How the Founder of Weight Watchers Changed the World -- and Me
Author: Marisa Meltzer
Publisher: Hachette UK
Category: Biography & Autobiography
From a contributor to The Cut, one of Vogue's most anticipated books "bravely and honestly" (Busy Philipps) talks about weight loss and sheds a light on Weight Watchers founder Jean Nidetch: "a triumphant chronicle" (New York Times). Marisa Meltzer began her first diet at the age of five. Growing up an indoors-loving child in Northern California, she learned from an early age that weight was the one part of her life she could neither change nor even really understand. Fast forward nearly four decades. Marisa, also a contributor to the New Yorker and the New York Times, comes across an obituary for Jean Nidetch, the Queens, New York housewife who founded Weight Watchers in 1963. Weaving Jean's incredible story as weight loss maven and pathbreaking entrepreneur with Marisa's own journey through Weight Watchers, she chronicles the deep parallels, and enduring frustrations, in each woman's decades-long efforts to lose weight and keep it off. The result is funny, unexpected, and unforgettable: a testament to how transformation goes far beyond a number on the scale.
Living and Leading Your Family and Community on God's Mission
Author: Caesar Kalinowski
You don’t need to have the talents of a rock star or the wisdom of Yoda to effectively and naturally live a life on mission with God. And you do not have to add a big list of new activities to your life! Instead, it is the everyday ordinary things done with greater gospel-intentionality...slowly over time...that make all the difference. Biblical and super practical, Small Is Big, Slow Is Fast helps readers respond to Jesus’ call to each of us to be a missionary right where we live—in our own families and neighborhoods. It shows you step by step the essential elements that create environments for organic kingdom growth and multiplication. Whether you’re looking to lead your own family or are taking first steps toward starting a church that has discipleship and mission at its core, you will discover the secret to starting out small and going (seemingly) slower—and not feeling guilty about it. And you’ll be encouraged to trust that when you lay the right foundations, multi-plication will occur and will always be “faster” and more successful in the long run.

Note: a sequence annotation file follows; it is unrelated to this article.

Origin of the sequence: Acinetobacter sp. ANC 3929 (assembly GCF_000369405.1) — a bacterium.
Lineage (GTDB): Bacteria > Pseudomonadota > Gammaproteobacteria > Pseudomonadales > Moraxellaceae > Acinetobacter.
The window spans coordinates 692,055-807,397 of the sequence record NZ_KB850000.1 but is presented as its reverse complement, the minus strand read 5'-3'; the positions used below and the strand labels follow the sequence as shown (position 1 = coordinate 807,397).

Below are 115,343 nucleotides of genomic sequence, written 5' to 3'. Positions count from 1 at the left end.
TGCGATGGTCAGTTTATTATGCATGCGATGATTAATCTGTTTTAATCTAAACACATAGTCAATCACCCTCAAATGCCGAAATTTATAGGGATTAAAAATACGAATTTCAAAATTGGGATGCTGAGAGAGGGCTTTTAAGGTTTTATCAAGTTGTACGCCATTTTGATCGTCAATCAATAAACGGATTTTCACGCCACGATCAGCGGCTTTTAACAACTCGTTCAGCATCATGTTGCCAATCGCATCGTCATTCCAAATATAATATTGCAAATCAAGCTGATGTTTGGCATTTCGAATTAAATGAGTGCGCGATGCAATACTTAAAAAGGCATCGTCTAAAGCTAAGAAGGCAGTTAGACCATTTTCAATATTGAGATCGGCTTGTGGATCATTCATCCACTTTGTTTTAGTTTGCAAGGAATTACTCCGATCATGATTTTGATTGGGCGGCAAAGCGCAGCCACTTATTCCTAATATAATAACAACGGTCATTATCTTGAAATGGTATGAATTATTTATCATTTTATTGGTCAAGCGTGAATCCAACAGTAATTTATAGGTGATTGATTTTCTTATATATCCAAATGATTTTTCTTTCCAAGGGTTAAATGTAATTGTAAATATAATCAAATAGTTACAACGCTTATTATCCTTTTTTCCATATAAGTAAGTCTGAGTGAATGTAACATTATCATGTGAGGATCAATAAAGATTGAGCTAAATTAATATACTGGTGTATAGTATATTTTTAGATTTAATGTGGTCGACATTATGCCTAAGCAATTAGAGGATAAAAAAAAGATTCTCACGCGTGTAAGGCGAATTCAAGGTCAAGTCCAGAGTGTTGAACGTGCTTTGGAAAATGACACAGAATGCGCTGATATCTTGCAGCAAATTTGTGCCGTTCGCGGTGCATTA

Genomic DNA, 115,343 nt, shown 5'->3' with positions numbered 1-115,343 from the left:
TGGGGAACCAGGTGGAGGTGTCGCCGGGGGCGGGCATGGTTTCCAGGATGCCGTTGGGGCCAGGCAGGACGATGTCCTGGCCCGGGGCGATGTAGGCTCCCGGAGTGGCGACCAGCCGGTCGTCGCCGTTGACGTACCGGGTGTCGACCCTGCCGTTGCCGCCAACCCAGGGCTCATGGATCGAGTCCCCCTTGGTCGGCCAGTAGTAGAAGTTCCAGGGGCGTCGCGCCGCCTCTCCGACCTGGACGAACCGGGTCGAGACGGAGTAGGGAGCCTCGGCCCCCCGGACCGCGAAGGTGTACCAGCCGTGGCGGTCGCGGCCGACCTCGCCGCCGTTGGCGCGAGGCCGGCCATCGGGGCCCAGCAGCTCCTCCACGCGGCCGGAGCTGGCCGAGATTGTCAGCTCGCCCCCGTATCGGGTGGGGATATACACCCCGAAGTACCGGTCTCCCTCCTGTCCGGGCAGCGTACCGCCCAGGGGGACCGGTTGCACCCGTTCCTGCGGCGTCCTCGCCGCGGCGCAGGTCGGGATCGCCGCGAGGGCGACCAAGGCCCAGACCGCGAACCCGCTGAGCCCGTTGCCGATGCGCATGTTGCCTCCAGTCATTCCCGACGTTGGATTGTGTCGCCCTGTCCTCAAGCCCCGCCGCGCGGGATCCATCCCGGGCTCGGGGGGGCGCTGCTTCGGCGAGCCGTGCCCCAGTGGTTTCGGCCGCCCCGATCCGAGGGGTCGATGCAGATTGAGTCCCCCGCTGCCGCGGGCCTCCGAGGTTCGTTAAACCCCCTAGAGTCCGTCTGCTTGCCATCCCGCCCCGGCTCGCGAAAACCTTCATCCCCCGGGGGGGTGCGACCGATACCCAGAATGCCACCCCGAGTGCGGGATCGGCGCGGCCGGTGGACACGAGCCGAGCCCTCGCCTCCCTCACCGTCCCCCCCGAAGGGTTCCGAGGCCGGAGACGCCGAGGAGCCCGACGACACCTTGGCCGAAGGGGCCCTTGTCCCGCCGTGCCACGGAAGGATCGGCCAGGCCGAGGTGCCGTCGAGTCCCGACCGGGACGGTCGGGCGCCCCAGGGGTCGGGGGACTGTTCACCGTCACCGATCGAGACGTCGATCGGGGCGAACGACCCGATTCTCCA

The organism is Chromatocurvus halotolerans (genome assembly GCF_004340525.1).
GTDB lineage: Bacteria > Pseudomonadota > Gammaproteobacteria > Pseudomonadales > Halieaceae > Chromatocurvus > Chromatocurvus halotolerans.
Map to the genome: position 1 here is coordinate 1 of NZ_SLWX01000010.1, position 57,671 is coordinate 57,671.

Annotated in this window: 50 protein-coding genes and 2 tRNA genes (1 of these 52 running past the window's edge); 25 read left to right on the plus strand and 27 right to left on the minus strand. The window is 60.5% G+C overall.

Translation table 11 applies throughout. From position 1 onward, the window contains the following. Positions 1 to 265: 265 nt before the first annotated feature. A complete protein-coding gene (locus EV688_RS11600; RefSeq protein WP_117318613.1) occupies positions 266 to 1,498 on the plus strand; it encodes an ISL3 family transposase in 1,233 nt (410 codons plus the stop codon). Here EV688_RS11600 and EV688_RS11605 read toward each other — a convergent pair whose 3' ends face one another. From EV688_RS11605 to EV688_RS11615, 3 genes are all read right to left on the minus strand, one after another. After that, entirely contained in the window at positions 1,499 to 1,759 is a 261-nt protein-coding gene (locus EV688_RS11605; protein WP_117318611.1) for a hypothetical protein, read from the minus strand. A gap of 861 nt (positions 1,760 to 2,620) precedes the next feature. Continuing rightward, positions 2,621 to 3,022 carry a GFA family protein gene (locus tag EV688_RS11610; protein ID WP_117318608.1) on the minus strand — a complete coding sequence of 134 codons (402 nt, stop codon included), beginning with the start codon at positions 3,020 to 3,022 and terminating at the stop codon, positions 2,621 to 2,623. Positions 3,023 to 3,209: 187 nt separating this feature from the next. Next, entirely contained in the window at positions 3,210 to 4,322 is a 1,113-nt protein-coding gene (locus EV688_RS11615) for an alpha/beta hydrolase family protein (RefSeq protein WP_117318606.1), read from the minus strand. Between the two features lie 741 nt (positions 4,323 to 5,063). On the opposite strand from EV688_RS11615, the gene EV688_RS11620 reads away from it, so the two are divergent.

The Liberation of Guinea-Bissau and Cape Verde, 1963-74
Author: Basil Davidson
Publisher: Bloomsbury Publishing
No Fist Is Big Enough to Hide the Sky stands as a key text in the history of the eleven-year struggle against Portuguese rule in Guinea-Bissau and Cape Verde. Though perhaps less well known than the struggles in Angola and Mozambique, the liberation war waged by the African Party for the Independence of Guinea and Cape Verde (PAIGC) easily ranks alongside those conflicts as an example of an African independence movement triumphing against overwhelming odds. Basil Davidson, a leading authority on Portuguese Africa who witnessed many of these events first hand, draws on his own extensive experience in the country as well as the PAIGC archives to provide a detailed and rigorous analysis of the conflict. The book also provides one of the earliest accounts of the assassination of the PAIGC's founder, Amilcar Cabral, and documents the movement's remarkable success in recovering from the death of its leader and in eventually attaining independence. Featuring a preface by Cape Verde's first president, Aristides Pereira, and a foreword by Cabral himself, No Fist is Big Enough to Hide the Sky remains an invaluable resource for the study both of the region and of African liberation struggles as a whole.
This book is a panoramic view of nature, from quarks to the edge of the universe. It holds this wide range of topics together by addressing the question how big are things and why are they that size. The book is full of curios as well as interesting facts and unique descriptions of dozens of things in the universe.
What is the volume of your bedroom? How much space does a ball of clay take up? Does water take up more space when it freezes? Everything around you has volume, or takes up space. The ideas in this book will help you learn what volume is and how it can be measured. Using simple materials, you can do everything a scientist does: conduct experiments, keep records, and draw conclusions from what you have learned. Many chapters also include follow-up questions and ideas that are very useful if you are interested in entering a science fair. Lots of colorful drawings make the written instructions easy-to-follow.
Unleashing the Big Impact of Intentionally Small Churches
Author: Tony Dale
Publisher: Tyndale House Publishers, Inc.
Church planters Tony and Felicity Dale and acclaimed researcher George Barna bring a big message to God’s church. How might we change the world if our Christian faith began multiplying at a rapid pace—through a way of life that is explosive and transformational? It happened once before, in the early days of the church; what will it take to bring us to that point of urgency and determination again? Small Is Big (originally published as The Rabbit and the Elephant) offers keys to 21st-century evangelism: leveraging the power of the small—and taking the gospel to where the people are and the pain is. And as God uses us to channel Jesus’ love into a hurting, desperate world, we’ll see his church grow beyond anything we could have imagined.